Red Sox beat Rays 1-0 in 16 innings

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After a pair of high-scoring games to start the series, the Red Sox and Rays put on a show of offensive ineptitude Sunday night, with Boston winning 1-0 in 16 innings.

It was the longest 1-0 game since the Brewers beat the Angels 1-0 on June 8, 2004, though the Mets and Cardinals played 18 scoreless innings before New York beat St. Louis 2-1 in 20 innings on April 17, 2010.  The Red Sox were on the losing end of a similar contest two years ago.  They fell 2-0 to the Yankees in 15 innings on Aug. 7, 2009.

The team’s combined to bat .078, which is even lower than Adam Dunn’s average this season.  The Red Sox were 5-for-52, while the Rays went 3-for-50.  Dustin Pedroia had three of Boston’s hits, including the go-ahead single that plated Josh Reddick in the 16th.

The starting pitchers were stellar, of course.  Josh Beckett, who left his last start in the first half with a hyperextended knee, pitched eight innings of one-hit ball.  Jeff Niemann allowed two hits while also going eight innings.  He fanned 10 tonight after failing to strike out more than six in any of his previous 10 starts this season.

It looked like Boston would go ahead in the 11th, but after three straight walks to start the frame, Reddick and Jason Varitek both struck out and Marco Scutaro popped out foul to the catcher.

The Red Sox walked 12 times in all.  They left 17 runners on base to the Rays’ six.

By winning two out of three this weekend, the Red Sox opened a seven-game gap on the Rays in the standings.  The Yankees are in second place in the AL East, 1 1/2 games back of Boston.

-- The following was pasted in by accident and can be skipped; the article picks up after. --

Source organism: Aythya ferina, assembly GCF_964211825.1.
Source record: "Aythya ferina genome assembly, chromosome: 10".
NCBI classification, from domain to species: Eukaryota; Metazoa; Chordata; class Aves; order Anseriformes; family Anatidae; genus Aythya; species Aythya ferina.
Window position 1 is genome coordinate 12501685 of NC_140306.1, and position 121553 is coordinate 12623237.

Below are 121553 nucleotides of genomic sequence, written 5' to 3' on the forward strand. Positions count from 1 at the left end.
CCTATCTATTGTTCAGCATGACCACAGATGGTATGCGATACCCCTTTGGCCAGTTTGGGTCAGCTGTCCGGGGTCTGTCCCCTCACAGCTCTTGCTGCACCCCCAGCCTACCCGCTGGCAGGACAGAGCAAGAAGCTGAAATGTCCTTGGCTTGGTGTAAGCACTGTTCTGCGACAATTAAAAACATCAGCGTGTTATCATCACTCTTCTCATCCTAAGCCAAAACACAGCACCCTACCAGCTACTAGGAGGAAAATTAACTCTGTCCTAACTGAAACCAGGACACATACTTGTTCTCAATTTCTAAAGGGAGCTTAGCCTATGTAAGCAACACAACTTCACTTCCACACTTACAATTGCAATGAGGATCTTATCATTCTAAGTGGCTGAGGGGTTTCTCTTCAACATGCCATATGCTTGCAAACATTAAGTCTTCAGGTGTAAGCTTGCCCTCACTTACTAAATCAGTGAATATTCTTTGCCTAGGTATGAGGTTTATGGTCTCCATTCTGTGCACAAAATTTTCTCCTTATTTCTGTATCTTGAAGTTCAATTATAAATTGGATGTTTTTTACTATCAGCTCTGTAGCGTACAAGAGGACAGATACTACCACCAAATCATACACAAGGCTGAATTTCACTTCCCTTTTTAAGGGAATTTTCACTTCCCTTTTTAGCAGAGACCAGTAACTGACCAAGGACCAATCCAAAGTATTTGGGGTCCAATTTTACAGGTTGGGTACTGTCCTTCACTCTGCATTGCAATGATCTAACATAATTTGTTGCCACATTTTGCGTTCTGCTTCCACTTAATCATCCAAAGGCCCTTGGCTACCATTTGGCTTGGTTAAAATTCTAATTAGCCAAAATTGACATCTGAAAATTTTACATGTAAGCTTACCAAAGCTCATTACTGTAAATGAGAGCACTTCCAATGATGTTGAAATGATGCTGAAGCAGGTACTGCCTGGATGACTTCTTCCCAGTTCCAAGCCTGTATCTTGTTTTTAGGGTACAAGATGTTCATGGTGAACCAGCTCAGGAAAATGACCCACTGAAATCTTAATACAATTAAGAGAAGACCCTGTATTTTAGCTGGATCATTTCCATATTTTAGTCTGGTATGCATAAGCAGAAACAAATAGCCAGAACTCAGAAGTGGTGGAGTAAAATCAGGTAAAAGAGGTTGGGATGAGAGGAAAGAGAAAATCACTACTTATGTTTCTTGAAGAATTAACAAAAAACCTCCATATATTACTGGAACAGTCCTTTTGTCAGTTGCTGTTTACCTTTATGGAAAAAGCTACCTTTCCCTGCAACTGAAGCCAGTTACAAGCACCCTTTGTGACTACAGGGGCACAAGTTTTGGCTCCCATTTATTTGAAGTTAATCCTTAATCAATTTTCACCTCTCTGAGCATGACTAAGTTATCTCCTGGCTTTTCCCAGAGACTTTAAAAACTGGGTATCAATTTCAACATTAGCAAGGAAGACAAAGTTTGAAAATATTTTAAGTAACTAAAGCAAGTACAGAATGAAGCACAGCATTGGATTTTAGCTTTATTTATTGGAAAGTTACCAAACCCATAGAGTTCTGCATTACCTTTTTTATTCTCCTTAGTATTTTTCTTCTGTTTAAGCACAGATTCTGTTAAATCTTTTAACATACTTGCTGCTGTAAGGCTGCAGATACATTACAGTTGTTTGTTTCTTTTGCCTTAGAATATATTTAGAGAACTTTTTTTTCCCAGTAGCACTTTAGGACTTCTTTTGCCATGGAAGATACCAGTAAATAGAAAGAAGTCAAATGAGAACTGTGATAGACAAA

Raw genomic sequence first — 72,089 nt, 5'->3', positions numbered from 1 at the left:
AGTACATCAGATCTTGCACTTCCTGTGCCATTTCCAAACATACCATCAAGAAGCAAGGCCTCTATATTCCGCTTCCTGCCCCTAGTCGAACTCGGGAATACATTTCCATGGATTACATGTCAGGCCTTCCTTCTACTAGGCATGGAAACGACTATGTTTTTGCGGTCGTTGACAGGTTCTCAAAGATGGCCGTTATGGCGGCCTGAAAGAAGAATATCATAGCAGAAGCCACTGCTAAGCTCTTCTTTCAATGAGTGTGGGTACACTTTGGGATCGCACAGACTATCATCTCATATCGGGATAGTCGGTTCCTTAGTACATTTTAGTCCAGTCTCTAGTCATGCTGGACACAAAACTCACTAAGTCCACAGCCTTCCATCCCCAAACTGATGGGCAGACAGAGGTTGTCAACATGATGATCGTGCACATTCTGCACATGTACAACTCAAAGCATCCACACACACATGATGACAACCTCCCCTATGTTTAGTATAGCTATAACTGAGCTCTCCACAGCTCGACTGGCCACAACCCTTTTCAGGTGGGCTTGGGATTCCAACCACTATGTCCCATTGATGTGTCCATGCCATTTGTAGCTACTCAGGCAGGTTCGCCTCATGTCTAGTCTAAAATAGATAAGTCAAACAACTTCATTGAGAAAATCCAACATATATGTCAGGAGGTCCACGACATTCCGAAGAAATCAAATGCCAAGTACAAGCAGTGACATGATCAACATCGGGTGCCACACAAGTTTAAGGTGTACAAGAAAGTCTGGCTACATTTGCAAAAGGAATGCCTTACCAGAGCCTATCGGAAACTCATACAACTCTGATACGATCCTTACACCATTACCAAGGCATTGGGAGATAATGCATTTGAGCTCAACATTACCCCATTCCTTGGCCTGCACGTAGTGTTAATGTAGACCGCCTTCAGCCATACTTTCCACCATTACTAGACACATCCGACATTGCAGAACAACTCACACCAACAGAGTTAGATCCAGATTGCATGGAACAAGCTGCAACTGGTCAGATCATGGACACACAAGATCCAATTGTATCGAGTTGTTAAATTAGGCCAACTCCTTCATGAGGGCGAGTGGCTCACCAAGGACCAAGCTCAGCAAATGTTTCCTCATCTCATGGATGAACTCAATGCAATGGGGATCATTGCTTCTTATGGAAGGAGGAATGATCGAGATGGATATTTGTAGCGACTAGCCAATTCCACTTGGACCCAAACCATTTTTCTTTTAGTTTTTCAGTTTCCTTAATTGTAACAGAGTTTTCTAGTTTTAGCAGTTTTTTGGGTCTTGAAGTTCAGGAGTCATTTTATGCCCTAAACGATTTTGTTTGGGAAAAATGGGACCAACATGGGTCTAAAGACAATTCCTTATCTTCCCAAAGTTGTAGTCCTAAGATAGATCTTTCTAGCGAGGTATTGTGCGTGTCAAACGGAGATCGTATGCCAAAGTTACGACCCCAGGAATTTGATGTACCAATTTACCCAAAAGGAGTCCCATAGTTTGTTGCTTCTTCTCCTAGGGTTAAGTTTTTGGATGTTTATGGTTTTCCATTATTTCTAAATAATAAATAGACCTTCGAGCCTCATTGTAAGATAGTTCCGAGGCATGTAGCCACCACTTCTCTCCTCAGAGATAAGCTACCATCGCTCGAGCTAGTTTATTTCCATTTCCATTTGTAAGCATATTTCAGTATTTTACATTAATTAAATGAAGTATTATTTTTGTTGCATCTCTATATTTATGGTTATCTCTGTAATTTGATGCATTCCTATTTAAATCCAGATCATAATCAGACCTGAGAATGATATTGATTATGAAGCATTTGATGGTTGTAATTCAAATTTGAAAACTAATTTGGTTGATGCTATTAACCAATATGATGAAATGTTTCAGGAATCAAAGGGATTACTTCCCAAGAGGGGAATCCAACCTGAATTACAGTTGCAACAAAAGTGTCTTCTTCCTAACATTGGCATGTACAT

Kevin Kiermaier on Rays’ recent moves: “I am 100 percent frustrated and very upset.”

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On Sunday, we heard from former Ray and current Giants third baseman Evan Longoria. The Rays recently traded pitcher Jake Odorizzi to the Twins for a prospect and designated All-Star outfielder Corey Dickerson for assignment, which didn’t make a whole lot of sense outside of a cost-cutting perspective. Longoria said, “I just kind of feel sorry for the Rays fan base.”

Today, we’re hearing from a current Ray: center fielder Kevin Kiermaier, who is set to enter his fifth full season with the club. Via Marc Topkin of the Tampa Bay Times, Kiermaier said, “I am 100 percent frustrated and very upset with the moves. No beating around the bush. It’s one of those things that makes you scratch your head, you don’t know the reasoning why. And then you see the team’s explanation and still it’s just like, okay, well, so be it.”

Longoria — formerly the face of the franchise — was traded to the Giants in December and the Rays continued to subtract with their recent moves involving Odorizzi and Dickerson. Odorizzi has a career 3.83 ERA in what has been a solid, if unspectacular, career. Dickerson put up an All-Star season, posting an .815 OPS with 27 home runs in 150 games. Moving either player was not done to fix a positional log jam. In fact, with Odorizzi out of the picture, the Rays are planning to use a four-man starting rotation for the first six-plus weeks of the season, Topkin reported on Sunday. Dickerson’s ouster simply opens the door for Mallex Smith, who posted a .684 OPS last year, to start every day in the outfield.

The Rays got markedly worse after going 80-82 last season. They saved a few million bucks jettisoning Odorizzi and Dickerson. And Rays ownership still wants the public to foot most of the bill for their new stadium.

When it was just one small market team pinching pennies, it was fine. But now that more than half of the league has adopted penny-pinching principles popularized by Moneyball and Sabermetrics (with the Rays among the chief offenders), the game of baseball has become markedly less fan- and player-friendly. This offseason has been less about players signing contracts and changing teams in trades — which helps build excitement and intrigue for the coming year — and more about front offices doing math problems concerning the $197 million competitive balance tax threshold and other self-imposed monetary restraints. Fun. Kiermaier is right to be upset and he’s very likely not alone in feeling that way.